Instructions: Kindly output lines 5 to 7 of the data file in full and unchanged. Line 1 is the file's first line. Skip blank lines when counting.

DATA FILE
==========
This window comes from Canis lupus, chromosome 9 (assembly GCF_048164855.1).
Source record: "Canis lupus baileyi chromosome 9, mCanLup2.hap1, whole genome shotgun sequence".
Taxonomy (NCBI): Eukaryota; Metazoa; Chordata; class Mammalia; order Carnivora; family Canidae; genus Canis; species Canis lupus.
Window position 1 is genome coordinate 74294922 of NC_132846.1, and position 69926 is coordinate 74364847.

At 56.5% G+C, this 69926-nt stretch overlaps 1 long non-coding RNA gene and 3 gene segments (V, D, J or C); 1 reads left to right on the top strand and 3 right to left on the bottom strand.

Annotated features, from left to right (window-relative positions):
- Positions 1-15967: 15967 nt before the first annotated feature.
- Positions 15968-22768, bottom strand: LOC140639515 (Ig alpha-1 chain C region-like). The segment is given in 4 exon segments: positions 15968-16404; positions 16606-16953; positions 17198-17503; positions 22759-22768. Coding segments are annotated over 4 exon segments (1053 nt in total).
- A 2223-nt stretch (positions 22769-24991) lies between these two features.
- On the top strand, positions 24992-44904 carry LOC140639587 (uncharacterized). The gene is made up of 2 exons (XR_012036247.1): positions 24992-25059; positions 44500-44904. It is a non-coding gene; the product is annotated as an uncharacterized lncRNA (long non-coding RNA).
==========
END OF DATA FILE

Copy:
At 56.5% G+C, this 69926-nt stretch overlaps 1 long non-coding RNA gene and 3 gene segments (V, D, J or C); 1 reads left to right on the top strand and 3 right to left on the bottom strand.

Annotated features, from left to right (window-relative positions):
- Positions 1-15967: 15967 nt before the first annotated feature.